- Basic Information: The lux operon encodes genes for self-regulation and for the production of luminescent proteins. The most well studied operon is originally isolated from the bacterium Vibrio fischeri, whose operon-produced luciferase produces a yellowish colored bioluminescence of about 490 nm.
- Component Genes
- pLuxR: "right hand" lux promoter region
- Applications: These are based on the "quorum sensing" abilities of the Lux pathway to acyl-homoserine lactones.
- See Featured Parts:Cell-Cell-Signaling for parts and documentation dealing with signalling within the lux transduction
LuxR is a constitutively expressed protein that can bind AHL. When bound to AHL it can stimulate transcription from the right hand lux promoter (pLuxR). In the natural system, this promoter controls transcription of the LuxI enzyme leading to a positive feedback loop that increases transcription from the right hand lux promoter. In addition controlling the transcription of luxI, the promoter also controls transcription of luciferase.
LuxI is a synthase that converts SAM into a small molecule called an acyl-homoserine lactone (AHL). It can diffuse across cell membranes and is stable in growth media at a range of pH. In the natural system, the pLuxR promoter controls transcription of the LuxI enzyme leading to a positive feedback loop that increases transcription from the right hand lux promoter. In addition controlling the transcription of luxI, the promoter also controls transcription of luciferase.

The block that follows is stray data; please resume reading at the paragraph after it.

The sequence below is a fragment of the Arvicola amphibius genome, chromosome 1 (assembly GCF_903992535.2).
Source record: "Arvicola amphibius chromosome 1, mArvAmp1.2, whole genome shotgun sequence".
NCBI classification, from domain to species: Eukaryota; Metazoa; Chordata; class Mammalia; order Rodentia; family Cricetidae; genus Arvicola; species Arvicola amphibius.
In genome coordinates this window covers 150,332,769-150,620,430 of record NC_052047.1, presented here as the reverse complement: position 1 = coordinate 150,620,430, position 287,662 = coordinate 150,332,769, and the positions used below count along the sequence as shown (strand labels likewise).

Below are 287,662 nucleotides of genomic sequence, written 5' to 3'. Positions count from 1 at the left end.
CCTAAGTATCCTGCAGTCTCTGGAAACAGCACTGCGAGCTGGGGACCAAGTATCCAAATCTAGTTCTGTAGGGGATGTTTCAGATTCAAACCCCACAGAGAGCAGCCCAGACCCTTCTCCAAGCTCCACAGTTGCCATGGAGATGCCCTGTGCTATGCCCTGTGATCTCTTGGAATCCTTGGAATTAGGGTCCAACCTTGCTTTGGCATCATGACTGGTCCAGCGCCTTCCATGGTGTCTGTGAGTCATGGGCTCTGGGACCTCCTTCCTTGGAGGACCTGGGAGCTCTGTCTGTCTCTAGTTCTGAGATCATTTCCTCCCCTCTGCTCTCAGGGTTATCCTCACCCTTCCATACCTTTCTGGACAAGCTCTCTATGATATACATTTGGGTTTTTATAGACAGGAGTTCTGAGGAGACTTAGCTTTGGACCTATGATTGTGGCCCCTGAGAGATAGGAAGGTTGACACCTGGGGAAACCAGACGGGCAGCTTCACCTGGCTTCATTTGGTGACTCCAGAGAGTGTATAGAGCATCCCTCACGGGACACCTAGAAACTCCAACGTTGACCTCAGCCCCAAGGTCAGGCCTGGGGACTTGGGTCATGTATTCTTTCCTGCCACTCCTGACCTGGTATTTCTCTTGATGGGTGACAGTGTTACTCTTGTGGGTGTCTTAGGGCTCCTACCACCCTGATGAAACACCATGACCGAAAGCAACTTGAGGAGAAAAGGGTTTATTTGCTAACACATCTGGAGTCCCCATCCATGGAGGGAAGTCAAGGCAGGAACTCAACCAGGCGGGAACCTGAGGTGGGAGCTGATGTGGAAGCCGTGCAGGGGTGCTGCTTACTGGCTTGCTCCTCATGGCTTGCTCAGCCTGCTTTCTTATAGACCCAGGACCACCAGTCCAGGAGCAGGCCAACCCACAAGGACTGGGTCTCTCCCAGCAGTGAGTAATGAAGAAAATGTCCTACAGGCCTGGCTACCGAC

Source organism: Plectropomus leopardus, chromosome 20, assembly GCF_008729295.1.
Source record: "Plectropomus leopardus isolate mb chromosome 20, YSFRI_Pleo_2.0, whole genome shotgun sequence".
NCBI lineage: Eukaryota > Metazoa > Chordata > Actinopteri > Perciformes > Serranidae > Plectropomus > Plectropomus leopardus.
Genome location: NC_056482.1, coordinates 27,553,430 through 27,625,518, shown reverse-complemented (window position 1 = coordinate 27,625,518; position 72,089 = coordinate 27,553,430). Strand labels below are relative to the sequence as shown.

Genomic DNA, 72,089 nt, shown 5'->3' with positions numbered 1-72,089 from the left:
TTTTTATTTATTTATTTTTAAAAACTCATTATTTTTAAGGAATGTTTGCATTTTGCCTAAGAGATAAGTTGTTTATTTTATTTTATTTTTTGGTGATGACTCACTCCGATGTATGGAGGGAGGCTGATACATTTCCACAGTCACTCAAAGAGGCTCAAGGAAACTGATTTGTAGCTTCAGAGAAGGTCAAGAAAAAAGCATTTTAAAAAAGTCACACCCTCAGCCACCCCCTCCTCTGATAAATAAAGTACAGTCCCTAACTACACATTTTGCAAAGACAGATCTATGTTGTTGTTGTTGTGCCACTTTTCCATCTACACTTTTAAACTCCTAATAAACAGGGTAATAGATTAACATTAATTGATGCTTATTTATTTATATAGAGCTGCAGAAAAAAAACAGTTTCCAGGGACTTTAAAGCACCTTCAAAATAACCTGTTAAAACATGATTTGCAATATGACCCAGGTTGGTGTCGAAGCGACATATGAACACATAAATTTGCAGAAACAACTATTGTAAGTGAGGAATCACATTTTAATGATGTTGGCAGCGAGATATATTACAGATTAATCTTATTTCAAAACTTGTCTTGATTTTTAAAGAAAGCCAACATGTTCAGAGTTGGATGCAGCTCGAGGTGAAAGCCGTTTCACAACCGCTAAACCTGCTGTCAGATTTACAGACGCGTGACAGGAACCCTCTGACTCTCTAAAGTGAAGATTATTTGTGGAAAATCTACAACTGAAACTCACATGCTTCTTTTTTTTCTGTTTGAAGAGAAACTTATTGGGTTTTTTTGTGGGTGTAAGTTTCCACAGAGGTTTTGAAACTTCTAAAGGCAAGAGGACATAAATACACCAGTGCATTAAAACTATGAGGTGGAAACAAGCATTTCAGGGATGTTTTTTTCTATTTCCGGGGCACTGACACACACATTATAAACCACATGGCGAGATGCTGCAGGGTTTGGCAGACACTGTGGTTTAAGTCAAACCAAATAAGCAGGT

Links and References
For more information, visit:
- "Life after the Lac Operon" - An excellent overview of the operation of the best-studied operon systems including Lambda phage, Lux, and Trp.
- "Structure and Regulation of the Lux operon" - Specific gene interactions within the lux operon
- Featured Parts:Cell-Cell-Signaling - BioBrick parts of the Lux operon dealing with signal receiving and sending